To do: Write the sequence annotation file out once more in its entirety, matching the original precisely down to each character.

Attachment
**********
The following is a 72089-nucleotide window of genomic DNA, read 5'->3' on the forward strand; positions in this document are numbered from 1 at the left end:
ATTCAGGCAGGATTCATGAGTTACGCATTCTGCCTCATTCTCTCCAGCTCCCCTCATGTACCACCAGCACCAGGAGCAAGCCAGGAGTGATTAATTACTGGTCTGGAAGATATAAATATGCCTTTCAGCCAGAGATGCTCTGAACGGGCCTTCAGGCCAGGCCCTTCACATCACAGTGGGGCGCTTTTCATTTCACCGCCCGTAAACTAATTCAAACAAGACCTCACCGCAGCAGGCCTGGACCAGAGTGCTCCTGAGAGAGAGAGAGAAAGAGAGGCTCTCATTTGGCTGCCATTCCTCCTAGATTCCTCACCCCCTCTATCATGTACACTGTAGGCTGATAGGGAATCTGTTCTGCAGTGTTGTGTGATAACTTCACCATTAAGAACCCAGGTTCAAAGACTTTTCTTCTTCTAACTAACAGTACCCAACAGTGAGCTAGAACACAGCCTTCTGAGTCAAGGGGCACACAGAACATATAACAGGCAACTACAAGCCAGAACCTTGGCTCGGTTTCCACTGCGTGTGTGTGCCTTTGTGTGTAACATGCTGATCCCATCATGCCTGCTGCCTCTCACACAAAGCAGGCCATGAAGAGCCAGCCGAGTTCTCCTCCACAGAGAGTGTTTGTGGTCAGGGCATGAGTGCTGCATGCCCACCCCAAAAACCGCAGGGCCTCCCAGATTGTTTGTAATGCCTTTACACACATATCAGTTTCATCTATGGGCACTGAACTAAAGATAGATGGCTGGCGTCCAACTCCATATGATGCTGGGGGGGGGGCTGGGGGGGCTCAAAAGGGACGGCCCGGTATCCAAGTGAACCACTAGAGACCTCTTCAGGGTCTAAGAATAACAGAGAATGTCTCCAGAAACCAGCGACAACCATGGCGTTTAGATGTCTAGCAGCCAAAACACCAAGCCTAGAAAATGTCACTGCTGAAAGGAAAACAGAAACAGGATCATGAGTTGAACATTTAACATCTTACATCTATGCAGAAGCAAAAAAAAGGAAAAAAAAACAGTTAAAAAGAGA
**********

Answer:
The following is a 72089-nucleotide window of genomic DNA, read 5'->3' on the forward strand; positions in this document are numbered from 1 at the left end:
ATTCAGGCAGGATTCATGAGTTACGCATTCTGCCTCATTCTCTCCAGCTCCCCTCATGTACCACCAGCACCAGGAGCAAGCCAGGAGTGATTAATTACTGGTCTGGAAGATATAAATATGCCTTTCAGCCAGAGATGCTCTGAACGGGCCTTCAGGCCAGGCCCTTCACATCACAGTGGGGCGCTTTTCATTTCACCGCCCGTAAACTAATTCAAACAAGACCTCACCGCAGCAGGCCTGGACCAGAGTGCTCCTGAGAGAGAGAGAGAAAGAGAGGCTCTCATTTGGCTGCCATTCCTCCTAGATTCCTCACCCCCTCTATCATGTACACTGTAGGCTGATAGGGAATCTGTTCTGCAGTGTTGTGTGATAACTTCACCATTAAGAACCCAGGTTCAAAGACTTTTCTTCTTCTAACTAACAGTACCCAACAGTGAGCTAGAACACAGCCTTCTGAGTCAAGGGGCACACAGAACATATAACAGGCAACTACAAGCCAGAACCTTGGCTCGGTTTCCACTGCGTGTGTGTGCCTTTGTGTGTAACATGCTGATCCCATCATGCCTGCTGCCTCTCACACAAAGCAGGCCATGAAGAGCCAGCCGAGTTCTCCTCCACAGAGAGTGTTTGTGGTCAGGGCATGAGTGCTGCATGCCCACCCCAAAAACCGCAGGGCCTCCCAGATTGTTTGTAATGCCTTTACACACATATCAGTTTCATCTATGGGCACTGAACTAAAGATAGATGGCTGGCGTCCAACTCCATATGATGCTGGGGGGGGGGCTGGGGGGGCTCAAAAGGGACGGCCCGGTATCCAAGTGAACCACTAGAGACCTCTTCAGGGTCTAAGAATAACAGAGAATGTCTCCAGAAACCAGCGACAACCATGGCGTTTAGATGTCTAGCAGCCAAAACACCAAGCCTAGAAAATGTCACTGCTGAAAGGAAAACAGAAACAGGATCATGAGTTGAACATTTAACATCTTACATCTATGCAGAAGCAAAAAAAAGGAAAAAAAAACAGTTAAAAAGAGA